"tritium_decay_experiment_one_year_data_16_5_2017_to_14_5_2018.txt",
"tritium_decay_experiment_one_year_data_14_5_2018_to_14_5_2019.txt",
"tritium_decay_experiment_one_year_data_14_5_2019_to_13_5_2020.txt"]
time = []
light1 = []
light2 = []
reference = []
temperature = []
first_day = datetime.date(2013, 5, 14)
def parse_date(d):
dt = datetime.date(int(d[5:9]), int(d[3]), int(d[:2]))
interval = dt - first_day
start_hours = interval.days * 24
print "Start date", dt, "hours:", start_hours
return start_hours
for name in files:
base = parse_date(name[39:48])
with open("Data/" + name, "r") as data:
for line in data:
line = line.strip().split(" ")
if len(line) == 12:
time.append(base + int(line[0]))
light1.append(int(line[2]))
reference.append(int(line[5]))
light2.append(int(line[8]))
temperature.append(int(line[11]))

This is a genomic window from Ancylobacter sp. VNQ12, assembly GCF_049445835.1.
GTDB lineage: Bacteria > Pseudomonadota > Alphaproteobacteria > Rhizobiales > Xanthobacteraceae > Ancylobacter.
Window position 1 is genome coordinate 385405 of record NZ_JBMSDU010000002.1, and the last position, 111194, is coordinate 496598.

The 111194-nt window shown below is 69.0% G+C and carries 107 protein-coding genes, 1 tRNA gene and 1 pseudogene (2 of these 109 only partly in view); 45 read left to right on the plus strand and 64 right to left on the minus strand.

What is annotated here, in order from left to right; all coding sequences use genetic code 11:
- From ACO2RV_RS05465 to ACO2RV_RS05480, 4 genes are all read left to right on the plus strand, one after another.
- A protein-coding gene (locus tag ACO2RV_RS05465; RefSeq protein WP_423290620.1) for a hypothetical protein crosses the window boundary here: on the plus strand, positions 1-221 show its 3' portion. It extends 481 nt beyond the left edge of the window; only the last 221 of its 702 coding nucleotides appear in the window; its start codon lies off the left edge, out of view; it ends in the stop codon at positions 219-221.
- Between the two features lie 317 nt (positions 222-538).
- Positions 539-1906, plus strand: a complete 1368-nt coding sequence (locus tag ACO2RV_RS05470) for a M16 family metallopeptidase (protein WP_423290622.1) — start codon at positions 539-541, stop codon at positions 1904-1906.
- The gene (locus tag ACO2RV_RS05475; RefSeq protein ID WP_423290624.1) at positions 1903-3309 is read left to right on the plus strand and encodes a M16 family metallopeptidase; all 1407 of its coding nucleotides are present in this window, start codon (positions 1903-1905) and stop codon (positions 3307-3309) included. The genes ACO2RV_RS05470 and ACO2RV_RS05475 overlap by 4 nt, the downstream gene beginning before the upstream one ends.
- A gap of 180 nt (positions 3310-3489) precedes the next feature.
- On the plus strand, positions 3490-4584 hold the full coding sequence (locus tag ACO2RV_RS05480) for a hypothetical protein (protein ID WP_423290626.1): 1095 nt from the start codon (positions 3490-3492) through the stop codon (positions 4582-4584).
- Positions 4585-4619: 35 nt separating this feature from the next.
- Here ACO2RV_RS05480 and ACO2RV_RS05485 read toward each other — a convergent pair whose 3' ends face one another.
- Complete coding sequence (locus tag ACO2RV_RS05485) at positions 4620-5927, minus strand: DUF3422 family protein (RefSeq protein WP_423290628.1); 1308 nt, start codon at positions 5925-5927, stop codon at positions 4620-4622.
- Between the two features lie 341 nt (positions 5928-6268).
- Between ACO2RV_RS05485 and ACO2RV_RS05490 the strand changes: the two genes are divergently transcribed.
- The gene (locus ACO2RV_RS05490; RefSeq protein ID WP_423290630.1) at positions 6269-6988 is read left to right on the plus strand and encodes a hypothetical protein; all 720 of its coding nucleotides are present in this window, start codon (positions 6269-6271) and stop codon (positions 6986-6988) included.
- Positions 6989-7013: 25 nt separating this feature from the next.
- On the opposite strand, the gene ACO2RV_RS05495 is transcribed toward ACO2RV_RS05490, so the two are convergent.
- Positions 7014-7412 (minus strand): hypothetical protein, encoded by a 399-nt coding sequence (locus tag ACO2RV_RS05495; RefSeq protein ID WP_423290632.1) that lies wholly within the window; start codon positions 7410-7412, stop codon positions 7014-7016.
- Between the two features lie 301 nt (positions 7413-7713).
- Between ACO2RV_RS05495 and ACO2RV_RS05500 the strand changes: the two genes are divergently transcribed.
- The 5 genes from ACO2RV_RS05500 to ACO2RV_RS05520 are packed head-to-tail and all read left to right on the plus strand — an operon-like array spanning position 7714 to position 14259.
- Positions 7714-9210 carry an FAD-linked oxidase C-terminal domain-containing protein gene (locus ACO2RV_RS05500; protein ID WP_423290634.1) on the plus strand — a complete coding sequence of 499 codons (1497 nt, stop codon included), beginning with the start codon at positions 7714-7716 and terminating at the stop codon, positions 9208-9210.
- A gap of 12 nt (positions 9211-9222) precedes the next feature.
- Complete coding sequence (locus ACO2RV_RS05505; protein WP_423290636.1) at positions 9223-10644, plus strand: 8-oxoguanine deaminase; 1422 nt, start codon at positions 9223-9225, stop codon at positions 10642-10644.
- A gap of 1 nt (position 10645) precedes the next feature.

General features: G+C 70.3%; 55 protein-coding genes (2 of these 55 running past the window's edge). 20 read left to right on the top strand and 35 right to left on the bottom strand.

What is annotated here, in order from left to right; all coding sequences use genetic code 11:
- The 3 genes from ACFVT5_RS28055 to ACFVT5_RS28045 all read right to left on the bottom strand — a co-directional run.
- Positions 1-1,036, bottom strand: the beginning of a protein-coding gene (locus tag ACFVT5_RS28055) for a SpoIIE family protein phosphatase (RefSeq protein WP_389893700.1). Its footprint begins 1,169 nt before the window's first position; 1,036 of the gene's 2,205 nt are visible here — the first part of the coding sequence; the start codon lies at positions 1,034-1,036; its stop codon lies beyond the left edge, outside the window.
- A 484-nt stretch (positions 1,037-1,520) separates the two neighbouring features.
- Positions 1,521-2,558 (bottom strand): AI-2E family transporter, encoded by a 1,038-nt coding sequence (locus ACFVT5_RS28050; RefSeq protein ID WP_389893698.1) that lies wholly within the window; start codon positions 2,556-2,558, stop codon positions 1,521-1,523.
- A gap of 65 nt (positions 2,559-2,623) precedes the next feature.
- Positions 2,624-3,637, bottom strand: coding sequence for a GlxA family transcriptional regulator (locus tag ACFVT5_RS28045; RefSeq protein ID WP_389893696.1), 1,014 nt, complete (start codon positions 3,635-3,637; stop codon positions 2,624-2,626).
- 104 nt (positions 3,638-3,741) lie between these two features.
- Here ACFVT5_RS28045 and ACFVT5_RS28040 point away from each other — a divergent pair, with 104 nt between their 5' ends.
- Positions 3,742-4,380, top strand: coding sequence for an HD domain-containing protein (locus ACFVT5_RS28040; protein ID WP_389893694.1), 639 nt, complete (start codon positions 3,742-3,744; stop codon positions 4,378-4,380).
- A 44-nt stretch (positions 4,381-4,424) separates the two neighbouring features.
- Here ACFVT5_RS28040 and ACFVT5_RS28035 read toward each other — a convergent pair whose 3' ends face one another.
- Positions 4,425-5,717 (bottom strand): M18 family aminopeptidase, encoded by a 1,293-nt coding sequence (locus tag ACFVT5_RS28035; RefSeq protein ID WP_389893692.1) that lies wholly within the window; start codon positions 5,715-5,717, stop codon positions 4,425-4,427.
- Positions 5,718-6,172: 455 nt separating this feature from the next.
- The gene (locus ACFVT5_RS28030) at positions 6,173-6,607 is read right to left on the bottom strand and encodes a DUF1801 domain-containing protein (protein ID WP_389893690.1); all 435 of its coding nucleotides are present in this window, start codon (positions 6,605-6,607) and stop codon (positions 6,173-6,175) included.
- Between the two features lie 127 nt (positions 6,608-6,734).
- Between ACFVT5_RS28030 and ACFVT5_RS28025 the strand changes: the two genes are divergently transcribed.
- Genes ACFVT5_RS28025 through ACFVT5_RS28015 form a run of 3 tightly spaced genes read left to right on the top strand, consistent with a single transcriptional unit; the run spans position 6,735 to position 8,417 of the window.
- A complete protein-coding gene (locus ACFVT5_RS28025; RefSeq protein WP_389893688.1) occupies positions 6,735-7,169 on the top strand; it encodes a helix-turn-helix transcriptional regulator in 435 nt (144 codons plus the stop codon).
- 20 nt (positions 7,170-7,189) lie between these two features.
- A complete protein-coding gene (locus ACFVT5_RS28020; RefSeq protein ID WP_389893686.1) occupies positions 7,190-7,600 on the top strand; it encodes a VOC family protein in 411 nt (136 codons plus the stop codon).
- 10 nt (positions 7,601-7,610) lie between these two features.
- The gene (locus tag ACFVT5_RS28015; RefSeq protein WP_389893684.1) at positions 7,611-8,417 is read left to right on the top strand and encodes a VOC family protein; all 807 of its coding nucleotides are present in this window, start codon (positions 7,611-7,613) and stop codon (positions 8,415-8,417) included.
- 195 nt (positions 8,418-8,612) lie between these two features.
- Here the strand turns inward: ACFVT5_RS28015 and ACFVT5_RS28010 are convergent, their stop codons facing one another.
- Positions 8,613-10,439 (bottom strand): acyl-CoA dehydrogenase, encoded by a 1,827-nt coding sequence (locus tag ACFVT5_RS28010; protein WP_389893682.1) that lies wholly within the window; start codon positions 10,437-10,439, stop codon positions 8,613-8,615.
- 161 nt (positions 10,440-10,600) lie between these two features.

print len(time), "data points read."
```

The data measures time in hours, but we'll convert it to years for the subsequent analysis.

In [108]:

```
time_years = [t / (365. * 24.) for t in time]
```

Let's start with a quick look at the raw data.

The reference and temperature data look flat at first, but they're actually "dithering" between adjacent integer values, so we can still hope to extract useful meaning from them by filtering (at the expense of time resolution, but we have plenty of that).

The Light1 and Light2 data look like exponential decay curves, as we should expect from the known behaviour of tritium, which is encouraging.

In [109]:

```
plt.title("Raw tritium experiment data", fontsize=20)
plt.xlabel("Time (years)")
plt.plot(time_years, light1, label="Light1")
plt.plot(time_years, light2, label="Light2")